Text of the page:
Interested in making soaps

Discussion in 'Beginners Soap Making Forum' started by BroknArrw, Dec 7, 2017.

  1. Dec 7, 2017 #1

    BroknArrw

    BroknArrw

    BroknArrw

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    Hello, I am in the Philly area and want to learn how to do soaps
    Started watching the soap queen.

    What process does everyone prefer?

    Anyone harvesting rainwater? Is it much of an effort?

    I am looking to find classes close to me and once I do I can pick more brains. I want to educate myself as best I can.

    Thanks for having me.
     
  2. Dec 7, 2017 #2

    cmzaha

    cmzaha

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    I would start here, http://www.soaping101.com/, watching Soaping 101 videos and there are also recipes. You can certainly ask for help here and someone will show to answer your questions. Millersoap.com also has a lot of good information and recipes. I have never been very fond of Supplier recipes since their main goal is to sell supplies. But that is just cynical me...
     
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  3. Dec 7, 2017 #3

    earlene

    earlene

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    Welcome, BroknArrw. Here's a link to Certified Soap Making Teachers. The first class I took was in Ohio, and one of the other students in that class was from Pennsylvania. The distance for her to travel to Ohio was shorter than mine from Illinois (almost from the Iowa border, actually), so don't let distance be a deterrent if you are really motivated to take a class. But nearer you is a class in Pennsylvania, in January, so not so far to drive.

    Pennsylvania also has a Soapmakers Gathering in June. I haven't been to that one, but have been to the one in Ohio for Ohio Soapmakers (and whoever else wants to attend, which I did). It was so much fun and you get to meet soapmakers face to face and build a network of soaping friends.

    Of course you don't really have to take a hands on class in order to learn the craft, but I thoroughly enjoyed the classes I took and if that's something you really want to do, it's well worth it, IMO.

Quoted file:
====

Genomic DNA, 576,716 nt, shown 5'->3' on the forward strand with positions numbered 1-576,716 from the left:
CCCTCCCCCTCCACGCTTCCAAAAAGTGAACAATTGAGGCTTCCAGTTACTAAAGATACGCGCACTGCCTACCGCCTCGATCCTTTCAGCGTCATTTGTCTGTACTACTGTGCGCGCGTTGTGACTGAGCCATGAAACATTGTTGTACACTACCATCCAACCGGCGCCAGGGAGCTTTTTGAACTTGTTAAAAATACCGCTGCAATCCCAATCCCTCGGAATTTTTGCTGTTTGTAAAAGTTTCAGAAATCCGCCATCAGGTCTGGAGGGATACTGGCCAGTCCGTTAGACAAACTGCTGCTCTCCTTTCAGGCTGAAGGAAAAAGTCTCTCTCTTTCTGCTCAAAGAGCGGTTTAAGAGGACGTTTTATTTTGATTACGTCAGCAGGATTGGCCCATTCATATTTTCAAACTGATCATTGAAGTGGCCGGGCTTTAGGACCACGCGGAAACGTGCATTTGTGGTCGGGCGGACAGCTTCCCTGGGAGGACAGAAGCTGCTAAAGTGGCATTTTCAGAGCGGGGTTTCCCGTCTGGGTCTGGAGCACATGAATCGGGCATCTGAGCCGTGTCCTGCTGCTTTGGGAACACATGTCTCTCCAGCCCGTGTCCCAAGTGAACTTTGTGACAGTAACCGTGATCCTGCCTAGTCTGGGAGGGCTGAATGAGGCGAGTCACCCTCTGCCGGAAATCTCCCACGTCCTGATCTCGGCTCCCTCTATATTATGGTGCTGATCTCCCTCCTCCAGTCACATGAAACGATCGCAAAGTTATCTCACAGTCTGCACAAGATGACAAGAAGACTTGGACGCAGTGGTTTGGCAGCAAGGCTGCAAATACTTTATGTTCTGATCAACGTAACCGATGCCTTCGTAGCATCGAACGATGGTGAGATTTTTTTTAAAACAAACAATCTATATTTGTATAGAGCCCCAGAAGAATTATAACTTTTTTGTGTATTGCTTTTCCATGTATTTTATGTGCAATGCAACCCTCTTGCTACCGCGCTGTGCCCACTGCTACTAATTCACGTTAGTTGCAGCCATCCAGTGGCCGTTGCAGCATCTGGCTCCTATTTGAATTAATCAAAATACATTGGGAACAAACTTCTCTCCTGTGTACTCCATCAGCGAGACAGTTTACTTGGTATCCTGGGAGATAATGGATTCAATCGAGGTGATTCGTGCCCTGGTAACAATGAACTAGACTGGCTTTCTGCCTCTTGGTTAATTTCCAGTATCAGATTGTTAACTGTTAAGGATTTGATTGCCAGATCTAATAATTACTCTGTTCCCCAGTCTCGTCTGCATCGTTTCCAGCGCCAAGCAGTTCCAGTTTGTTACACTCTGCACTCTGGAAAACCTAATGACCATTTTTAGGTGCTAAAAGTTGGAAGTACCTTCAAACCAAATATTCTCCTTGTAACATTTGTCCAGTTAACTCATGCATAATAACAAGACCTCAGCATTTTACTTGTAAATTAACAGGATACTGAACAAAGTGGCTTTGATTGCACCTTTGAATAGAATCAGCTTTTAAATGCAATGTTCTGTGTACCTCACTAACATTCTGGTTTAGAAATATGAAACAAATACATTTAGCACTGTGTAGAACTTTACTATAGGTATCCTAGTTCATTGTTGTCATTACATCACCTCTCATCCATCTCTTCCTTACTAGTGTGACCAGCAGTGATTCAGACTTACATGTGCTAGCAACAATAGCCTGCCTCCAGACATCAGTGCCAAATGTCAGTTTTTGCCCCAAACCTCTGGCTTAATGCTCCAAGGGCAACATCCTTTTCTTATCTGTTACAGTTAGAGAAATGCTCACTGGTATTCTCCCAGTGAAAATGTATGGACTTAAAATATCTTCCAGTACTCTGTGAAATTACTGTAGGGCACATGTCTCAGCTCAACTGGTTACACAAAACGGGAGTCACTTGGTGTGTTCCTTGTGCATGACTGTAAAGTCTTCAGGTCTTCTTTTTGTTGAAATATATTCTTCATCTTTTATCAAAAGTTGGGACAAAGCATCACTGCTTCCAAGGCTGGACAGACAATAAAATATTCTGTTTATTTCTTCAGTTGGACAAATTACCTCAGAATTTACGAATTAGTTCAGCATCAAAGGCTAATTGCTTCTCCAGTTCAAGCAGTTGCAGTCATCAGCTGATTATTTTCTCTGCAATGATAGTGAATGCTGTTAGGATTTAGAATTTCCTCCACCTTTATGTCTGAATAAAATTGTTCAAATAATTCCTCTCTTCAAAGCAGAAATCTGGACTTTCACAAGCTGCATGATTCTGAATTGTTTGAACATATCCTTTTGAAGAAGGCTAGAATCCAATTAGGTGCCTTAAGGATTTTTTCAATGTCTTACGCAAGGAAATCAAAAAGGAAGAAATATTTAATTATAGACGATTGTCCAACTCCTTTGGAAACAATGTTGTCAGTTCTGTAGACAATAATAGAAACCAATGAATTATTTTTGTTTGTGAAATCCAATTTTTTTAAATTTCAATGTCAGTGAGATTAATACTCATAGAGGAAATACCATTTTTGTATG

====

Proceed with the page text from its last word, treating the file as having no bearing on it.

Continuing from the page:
4. Dec 7, 2017 #4

    Susie

    Susie

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    Use distilled water. It is consistent in its formulation, and you do not have to filter it and hope there is nothing "biological" in it.
     
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  5. Dec 7, 2017 #5

    DeeAnna

    DeeAnna

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    I'm with Susie. Rainwater isn't as clean and pure as you'd think, although it's certainly "soft." I could easily collect and use rainwater, but I'll stick to my store-bought distilled.

    edit: Harvesting rainwater? Just stick a bucket under a rainspout is pretty much all that's needed. Wait for 10-15 minutes after the rains starts before filling the bucket, so the dust on the roof gets washed off and doesn't end up in your bucket.
     
    Last edited: Dec 7, 2017
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  6. Dec 7, 2017 #6

    lsg

    lsg

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    Welcome to the forum. I like the soaping101 vidoes and Soap Queen TV tutorials.
     
  7. Dec 7, 2017 #7

    penelopejane

    penelopejane

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    I also like and recommend soaping 101 videos to learn to soap.
     
  8. Dec 8, 2017 #8

    Kamahido

    Kamahido

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    I use the Cold Process Oven Process and am fine with paying $0.99 for a gallon of distilled water rather than collect rainwater.
     
  9. Dec 11, 2017 #9

    jcandleattic

    jcandleattic

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    I agree with others, used distilled water - easier and less worry.

    As a side-note, if you do want to collect rain water and filter it, check with your local authorities on the collection of rain water.
    In my area it is illegal to collect rain water, for any reason. (Sucks, I know, but it is what it is)
     

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